At business schools across the country, future business leaders are learning to be kinder, gentler managers. In fact, if you’re thinking about getting an MBA, be prepared to learn how to use your financial analysis, accounting and marketing skills to help the environment and the community.
While that may come as a surprise to those who think of business school as a breeding ground for hard-charging executives obsessed with bottom-line results, it also reflects the realities that businesses are dealing with today. As companies go global, their shareholders are demanding more responsible business practices.
Jen Boulden, 30, is a big believer that businesses can be powerful agents of change in the environment. After working in technology marketing for eight years, she decided to get her MBA at George Washington University, in part because the school’s curriculum would allow her to combine her passion for the environment with her business skills. “I wouldn’t have gone back to school if I didn’t find an environmentally oriented program within an MBA structure,” said Boulden.
Once relegated to the fringes of a business school’s curriculum, schools are slowly integrating ethics, social and environmental management into their classes. At Stanford University, for example, classes on social and environmental issues are woven into 12 of the 14 courses that business school students are required to take. At some schools, students can choose a concentration in environmental management or sustainability, the idea that a company can meet its financial goals without hurting the environment. And outside of the classroom, schools are holding more seminars and conferences on corporate social responsibility.
The Aspen Institute’s Business & Society Program and the World Resources Institute’s Sustainable Enterprise Program recently issued a report on the trend titled “Beyond Grey Pinstripes 2003.” The study found about 45 percent of the schools that participated require students to take one or more courses on such subjects as ethics and corporate social responsibility. That’s up from 34 percent in 2001, the last time the survey was conducted.
The survey’s highest-rated schools — George Washington, University of Michigan, University of North Carolina, Stanford, Yale University, and York University in Toronto — offer four times as many courses on social and environmental subjects as the other schools.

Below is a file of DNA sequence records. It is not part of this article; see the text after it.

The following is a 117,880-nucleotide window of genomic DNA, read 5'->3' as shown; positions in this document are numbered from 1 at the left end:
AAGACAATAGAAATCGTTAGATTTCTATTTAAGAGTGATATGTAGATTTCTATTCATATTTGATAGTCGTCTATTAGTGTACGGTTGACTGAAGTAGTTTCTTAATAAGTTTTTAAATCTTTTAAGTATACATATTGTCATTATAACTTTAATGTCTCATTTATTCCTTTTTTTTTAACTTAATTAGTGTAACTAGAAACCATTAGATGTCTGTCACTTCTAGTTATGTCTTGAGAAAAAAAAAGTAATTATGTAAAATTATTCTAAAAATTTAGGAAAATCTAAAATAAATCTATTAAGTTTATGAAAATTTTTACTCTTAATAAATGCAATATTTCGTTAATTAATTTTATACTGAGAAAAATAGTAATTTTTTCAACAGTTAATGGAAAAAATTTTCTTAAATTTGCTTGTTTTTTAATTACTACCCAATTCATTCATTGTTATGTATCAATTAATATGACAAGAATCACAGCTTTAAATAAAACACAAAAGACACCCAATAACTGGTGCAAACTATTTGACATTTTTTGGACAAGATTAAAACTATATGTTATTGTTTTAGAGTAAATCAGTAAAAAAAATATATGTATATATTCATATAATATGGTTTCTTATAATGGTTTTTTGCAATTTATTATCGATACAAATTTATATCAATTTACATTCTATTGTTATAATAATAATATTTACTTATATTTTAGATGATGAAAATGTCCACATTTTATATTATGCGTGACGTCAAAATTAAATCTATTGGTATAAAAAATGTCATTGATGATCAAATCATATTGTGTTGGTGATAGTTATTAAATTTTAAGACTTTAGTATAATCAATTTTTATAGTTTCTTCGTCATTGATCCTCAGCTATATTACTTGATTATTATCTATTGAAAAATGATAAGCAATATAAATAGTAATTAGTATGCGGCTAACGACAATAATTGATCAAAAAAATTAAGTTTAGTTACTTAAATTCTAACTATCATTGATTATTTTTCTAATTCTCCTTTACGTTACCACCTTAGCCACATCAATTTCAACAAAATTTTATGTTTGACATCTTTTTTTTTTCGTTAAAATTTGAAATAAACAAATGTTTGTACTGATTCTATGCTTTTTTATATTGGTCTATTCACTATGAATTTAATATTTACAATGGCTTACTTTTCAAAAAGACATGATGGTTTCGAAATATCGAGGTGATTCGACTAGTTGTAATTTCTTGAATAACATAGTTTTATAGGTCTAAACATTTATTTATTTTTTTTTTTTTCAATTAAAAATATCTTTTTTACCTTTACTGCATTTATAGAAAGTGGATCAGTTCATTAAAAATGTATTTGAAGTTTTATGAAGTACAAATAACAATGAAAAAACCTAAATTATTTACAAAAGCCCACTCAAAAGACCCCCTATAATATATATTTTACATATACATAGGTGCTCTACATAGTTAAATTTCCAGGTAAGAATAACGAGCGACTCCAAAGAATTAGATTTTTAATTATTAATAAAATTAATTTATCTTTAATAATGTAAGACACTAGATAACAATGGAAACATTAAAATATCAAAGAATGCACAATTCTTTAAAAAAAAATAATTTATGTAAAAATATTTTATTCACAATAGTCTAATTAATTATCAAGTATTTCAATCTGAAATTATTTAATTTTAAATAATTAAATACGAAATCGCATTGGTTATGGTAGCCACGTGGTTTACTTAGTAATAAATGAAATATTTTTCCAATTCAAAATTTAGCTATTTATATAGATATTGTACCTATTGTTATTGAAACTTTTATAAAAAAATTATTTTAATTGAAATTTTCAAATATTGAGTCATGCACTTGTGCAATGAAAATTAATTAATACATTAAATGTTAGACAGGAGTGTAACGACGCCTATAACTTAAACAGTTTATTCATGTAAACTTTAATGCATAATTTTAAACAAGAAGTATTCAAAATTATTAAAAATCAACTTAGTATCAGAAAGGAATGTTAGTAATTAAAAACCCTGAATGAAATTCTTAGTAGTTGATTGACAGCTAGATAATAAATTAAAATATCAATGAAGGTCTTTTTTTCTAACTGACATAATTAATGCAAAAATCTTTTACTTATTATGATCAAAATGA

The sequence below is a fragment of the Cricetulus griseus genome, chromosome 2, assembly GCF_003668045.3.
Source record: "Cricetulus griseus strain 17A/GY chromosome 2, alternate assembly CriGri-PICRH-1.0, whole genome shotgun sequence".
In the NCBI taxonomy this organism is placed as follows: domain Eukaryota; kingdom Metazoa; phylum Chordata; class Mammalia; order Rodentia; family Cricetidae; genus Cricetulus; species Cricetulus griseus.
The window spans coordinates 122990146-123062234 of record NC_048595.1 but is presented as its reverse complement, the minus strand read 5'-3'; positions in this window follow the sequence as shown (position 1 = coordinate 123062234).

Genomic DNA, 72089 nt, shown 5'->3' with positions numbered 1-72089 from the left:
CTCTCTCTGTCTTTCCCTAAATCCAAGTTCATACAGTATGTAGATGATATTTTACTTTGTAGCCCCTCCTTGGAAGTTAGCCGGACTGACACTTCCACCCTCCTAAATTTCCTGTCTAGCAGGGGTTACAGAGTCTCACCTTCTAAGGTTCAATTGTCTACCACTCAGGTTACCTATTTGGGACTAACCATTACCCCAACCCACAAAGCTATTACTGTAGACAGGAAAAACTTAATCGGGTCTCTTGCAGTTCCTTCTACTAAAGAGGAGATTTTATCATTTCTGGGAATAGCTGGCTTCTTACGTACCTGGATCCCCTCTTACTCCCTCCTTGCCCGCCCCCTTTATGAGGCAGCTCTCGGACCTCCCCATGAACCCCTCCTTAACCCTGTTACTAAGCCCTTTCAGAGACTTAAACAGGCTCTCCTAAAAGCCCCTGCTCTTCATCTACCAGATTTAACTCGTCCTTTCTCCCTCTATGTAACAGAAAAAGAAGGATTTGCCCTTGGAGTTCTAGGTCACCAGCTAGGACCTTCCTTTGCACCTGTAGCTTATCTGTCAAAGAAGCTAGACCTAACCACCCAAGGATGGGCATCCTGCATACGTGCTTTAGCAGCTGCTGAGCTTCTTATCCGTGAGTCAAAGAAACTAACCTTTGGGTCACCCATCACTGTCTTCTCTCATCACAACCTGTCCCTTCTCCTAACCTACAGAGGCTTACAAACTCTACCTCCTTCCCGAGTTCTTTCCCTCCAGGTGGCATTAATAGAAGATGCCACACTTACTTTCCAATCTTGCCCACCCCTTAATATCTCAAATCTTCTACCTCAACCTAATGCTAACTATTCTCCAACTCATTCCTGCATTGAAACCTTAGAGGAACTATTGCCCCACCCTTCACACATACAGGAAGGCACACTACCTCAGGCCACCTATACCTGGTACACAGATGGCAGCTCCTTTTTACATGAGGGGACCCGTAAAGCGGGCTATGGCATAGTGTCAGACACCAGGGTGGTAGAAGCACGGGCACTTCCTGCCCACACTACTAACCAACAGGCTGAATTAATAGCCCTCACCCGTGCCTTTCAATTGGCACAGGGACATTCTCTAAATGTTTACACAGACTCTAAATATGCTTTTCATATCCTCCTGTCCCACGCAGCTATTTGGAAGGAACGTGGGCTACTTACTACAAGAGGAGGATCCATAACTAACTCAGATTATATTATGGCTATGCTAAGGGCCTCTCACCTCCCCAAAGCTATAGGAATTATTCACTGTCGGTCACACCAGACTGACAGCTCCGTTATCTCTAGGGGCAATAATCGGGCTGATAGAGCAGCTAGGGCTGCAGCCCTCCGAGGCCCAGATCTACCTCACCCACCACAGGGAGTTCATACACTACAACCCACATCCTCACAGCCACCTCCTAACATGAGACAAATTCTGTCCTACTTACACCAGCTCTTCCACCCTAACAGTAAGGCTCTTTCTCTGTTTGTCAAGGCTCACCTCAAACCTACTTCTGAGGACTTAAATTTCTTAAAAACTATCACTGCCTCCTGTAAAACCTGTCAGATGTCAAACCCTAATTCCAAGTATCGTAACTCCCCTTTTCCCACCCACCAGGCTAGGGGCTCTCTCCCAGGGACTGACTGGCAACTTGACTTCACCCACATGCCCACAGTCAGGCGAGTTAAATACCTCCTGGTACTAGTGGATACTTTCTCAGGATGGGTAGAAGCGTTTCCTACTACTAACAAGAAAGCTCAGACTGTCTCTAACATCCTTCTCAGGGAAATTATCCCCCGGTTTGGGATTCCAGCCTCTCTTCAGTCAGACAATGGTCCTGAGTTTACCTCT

“The idea of just focusing on shareholder value isn’t enough for companies,” said Meghan Chapple, manager of business education at WRI. Now, companies have to work with broader constituencies, such as the community, environment and employees, she noted.
Now a 'mainstream' option
Student interest is also rising. At UNC’s Kenan-Flagler Business School, about 20 percent of students attend the school because of its concentration in sustainable enterprise.
At Michigan Business School, when Timothy Fort started teaching business ethics 10 years ago his biggest hurdle was trying to convince students it was an important issue. Today, with the number of students in his class having more than quadrupled to more than 400, his biggest challenge is trying to convince them that they won’t be able to solve all the world’s problems immediately.
Meanwhile, participation in Net Impact, a network of MBAs with an interest in social and environmental business issues, has grown to 8,000 members today from 1,350 in 1998, while the number of chapters jumped to 85 from 45 over the same period. “It’s not just the tree-huggers anymore, it’s more mainstream,” said Benjamin Klasky, executive director of Net Impact.
In fact, one of the biggest concerns Sue McGeachie, 34, had while she was a student at York’s Schulich School of Business was that sustainability wouldn’t be mainstream enough. But after talking to people in the financial community, she felt reassured that her area of interest was here to stay.
“I was already changing careers,” said McGeachie, who’s now a senior analyst at Innovest Strategic Value Advisors, an investment research firm that analyzes companies’ performance on environmental, social and strategic governance issues. “I didn’t want to jump into something that was going to dwindle.”